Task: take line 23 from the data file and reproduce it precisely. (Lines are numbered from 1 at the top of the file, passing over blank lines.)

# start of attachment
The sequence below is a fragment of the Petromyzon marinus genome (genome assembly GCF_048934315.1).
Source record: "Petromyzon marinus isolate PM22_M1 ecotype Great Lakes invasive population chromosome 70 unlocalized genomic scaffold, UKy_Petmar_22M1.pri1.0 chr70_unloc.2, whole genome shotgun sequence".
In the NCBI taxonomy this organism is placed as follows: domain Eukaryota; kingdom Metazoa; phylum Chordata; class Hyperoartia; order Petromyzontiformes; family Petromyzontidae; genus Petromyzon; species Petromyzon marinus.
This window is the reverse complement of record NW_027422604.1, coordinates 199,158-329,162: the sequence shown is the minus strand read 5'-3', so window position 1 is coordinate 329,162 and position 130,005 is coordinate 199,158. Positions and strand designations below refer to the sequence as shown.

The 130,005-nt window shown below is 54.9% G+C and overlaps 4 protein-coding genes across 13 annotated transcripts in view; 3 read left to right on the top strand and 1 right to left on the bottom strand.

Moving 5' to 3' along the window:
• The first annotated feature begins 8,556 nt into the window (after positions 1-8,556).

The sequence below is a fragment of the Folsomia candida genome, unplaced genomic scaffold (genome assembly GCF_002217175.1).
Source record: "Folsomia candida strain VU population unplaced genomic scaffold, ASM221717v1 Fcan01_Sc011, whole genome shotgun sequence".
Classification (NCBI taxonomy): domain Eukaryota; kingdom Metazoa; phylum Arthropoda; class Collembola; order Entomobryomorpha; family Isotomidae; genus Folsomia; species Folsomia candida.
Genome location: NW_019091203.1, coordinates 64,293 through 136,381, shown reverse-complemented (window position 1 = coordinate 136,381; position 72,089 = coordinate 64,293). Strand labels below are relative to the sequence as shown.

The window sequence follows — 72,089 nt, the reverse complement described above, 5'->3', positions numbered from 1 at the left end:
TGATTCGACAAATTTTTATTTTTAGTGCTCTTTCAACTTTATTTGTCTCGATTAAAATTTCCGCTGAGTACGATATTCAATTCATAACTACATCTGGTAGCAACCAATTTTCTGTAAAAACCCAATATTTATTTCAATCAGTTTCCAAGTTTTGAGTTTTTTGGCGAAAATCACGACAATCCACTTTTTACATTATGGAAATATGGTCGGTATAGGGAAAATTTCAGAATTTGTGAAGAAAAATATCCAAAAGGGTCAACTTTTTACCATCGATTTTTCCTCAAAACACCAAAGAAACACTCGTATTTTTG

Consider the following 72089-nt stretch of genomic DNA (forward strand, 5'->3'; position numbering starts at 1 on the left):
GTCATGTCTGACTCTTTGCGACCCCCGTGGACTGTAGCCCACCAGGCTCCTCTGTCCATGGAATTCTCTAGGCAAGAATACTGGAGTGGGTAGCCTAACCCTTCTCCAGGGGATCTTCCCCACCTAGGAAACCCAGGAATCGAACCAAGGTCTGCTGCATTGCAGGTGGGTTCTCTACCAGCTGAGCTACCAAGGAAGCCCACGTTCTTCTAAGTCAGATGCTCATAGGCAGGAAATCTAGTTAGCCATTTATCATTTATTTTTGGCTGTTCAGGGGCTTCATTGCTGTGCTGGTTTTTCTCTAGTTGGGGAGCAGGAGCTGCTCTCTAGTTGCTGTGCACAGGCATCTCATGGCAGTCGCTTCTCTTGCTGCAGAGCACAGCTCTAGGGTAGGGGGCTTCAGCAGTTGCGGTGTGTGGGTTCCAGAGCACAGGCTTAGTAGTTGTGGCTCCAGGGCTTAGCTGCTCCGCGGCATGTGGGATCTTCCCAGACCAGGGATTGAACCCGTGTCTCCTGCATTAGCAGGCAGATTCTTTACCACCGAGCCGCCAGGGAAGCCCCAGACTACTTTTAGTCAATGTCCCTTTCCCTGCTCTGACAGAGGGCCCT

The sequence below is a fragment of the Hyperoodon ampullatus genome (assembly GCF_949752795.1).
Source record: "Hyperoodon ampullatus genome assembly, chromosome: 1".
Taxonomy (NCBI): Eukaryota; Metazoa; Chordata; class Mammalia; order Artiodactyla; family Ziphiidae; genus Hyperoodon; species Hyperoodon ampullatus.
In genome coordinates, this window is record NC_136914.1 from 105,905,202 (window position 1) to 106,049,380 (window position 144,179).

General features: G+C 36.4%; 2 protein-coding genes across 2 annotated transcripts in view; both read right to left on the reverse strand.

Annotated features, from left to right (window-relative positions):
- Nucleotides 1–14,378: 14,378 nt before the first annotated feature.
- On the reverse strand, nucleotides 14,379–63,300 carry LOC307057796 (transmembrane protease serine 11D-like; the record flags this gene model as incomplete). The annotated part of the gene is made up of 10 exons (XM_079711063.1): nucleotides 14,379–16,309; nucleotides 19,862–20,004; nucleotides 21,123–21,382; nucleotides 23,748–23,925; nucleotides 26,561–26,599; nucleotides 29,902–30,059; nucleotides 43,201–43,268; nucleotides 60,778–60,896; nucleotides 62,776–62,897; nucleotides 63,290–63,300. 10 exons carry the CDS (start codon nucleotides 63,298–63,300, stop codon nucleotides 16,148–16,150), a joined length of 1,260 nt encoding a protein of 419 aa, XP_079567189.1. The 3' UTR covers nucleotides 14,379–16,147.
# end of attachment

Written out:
- On the reverse strand, nucleotides 14,379–63,300 carry LOC307057796 (transmembrane protease serine 11D-like; the record flags this gene model as incomplete). The annotated part of the gene is made up of 10 exons (XM_079711063.1): nucleotides 14,379–16,309; nucleotides 19,862–20,004; nucleotides 21,123–21,382; nucleotides 23,748–23,925; nucleotides 26,561–26,599; nucleotides 29,902–30,059; nucleotides 43,201–43,268; nucleotides 60,778–60,896; nucleotides 62,776–62,897; nucleotides 63,290–63,300. 10 exons carry the CDS (start codon nucleotides 63,298–63,300, stop codon nucleotides 16,148–16,150), a joined length of 1,260 nt encoding a protein of 419 aa, XP_079567189.1. The 3' UTR covers nucleotides 14,379–16,147.